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Offline tchiwam

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Re: Ltspice is a big dissapointment !
« Reply #31 on: March 25, 2023, 07:34:35 pm »
I am warming up to Kicad + NGspice ...  Not perfect but somewhat usable and less frustration than typing everything or converting the netlist.
 

Online nctnico

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Re: Ltspice is a big dissapointment !
« Reply #32 on: March 25, 2023, 08:23:28 pm »
I consider it a feature when software is stable, mature and rarely changes. I still use Office 2003 on my Windows machine, 20 years old now and it does way more than I need a word processor and spreadsheet to do. Best part is it doesn't have that stupid ribbon.

So...there are two of us!
No, three!
There are small lies, big lies and then there is what is on the screen of your oscilloscope.
 
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Online Messtechniker

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Re: Ltspice is a big dissapointment !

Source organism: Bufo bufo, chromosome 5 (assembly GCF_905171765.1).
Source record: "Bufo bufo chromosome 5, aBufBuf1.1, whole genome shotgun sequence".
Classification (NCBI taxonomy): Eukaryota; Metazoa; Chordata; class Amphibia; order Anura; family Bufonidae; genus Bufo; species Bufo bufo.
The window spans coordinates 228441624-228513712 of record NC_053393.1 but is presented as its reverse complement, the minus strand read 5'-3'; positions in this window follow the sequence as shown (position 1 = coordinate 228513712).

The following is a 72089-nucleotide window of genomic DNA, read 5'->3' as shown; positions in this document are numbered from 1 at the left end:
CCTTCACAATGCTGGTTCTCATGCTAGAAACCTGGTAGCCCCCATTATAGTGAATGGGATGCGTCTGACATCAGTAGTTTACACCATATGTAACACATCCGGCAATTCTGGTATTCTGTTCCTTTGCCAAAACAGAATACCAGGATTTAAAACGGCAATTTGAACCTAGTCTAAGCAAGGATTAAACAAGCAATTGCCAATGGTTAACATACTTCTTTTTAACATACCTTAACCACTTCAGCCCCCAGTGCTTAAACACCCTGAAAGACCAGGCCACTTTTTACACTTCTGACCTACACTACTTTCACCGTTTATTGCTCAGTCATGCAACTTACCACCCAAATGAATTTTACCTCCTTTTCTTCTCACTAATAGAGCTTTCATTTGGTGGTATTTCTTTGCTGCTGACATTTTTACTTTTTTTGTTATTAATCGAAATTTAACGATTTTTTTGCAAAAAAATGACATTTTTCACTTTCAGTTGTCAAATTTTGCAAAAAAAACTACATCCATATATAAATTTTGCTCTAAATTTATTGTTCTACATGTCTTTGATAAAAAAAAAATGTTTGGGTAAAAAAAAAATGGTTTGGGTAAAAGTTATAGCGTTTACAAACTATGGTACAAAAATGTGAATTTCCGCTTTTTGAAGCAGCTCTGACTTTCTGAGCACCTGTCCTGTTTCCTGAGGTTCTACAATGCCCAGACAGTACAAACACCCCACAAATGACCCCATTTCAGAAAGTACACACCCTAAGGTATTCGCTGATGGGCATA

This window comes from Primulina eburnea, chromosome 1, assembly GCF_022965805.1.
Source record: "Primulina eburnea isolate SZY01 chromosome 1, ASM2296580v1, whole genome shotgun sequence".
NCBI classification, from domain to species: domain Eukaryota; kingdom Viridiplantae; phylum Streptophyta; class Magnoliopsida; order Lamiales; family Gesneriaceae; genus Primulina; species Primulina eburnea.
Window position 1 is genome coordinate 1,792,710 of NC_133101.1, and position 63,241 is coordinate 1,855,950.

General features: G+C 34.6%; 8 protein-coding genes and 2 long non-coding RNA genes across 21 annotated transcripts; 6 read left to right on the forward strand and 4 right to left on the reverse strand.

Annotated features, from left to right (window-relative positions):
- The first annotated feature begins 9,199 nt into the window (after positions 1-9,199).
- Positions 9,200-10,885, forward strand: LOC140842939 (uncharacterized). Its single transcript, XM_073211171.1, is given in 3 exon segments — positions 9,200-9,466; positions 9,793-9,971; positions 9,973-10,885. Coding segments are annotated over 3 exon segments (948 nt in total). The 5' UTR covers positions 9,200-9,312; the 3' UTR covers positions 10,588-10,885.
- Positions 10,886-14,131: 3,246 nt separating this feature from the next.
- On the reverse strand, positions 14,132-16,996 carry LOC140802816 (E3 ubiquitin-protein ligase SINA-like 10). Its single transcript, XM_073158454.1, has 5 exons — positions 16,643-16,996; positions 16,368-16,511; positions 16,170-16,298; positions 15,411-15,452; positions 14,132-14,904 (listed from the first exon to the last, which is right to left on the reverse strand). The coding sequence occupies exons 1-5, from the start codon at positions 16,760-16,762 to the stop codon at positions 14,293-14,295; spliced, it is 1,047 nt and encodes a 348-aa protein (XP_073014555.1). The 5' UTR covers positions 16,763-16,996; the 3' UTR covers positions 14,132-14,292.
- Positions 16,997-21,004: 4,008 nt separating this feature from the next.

« Reply #33 on: March 25, 2023, 08:54:23 pm »
Make that four!
Agilent 34465A, Siglent SDG 2042X, Hameg HMO1022, R&S HMC 8043, Peaktech 2025A, Voltcraft VC 940, M-Audio Audiophile 192, R&S Psophometer UPGR, 3 Transistor Testers, DL4JAL Transistor Curve Tracer, UT622E LCR meter
 
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Offline sb4

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Re: Ltspice is a big dissapointment !
« Reply #34 on: May 07, 2024, 05:29:00 pm »
I agree that the user interface is so non-standard that unless I use it daily, I have to relearn its quirks which takes time.  Example: I wanted to do a quick sim of a simple circuit as a proof-of-concept.  I first used the online version of Circuitlab which I've never used before.  In about 10 minutes I had an answer.  The interface is so intuitive that I was able to draw and simulate without referring to documentation.  I think the software also has "smarts" that helps get to an answer.

I really liked the pallet of "reference parts" on the left, which seem to be standardized parts that are typical.  One part I needed is a bridge rectifier module.  I have not yet found such a part in LTspice as installed.  It was easy to place parts, connect them, and run a basic transient simulation.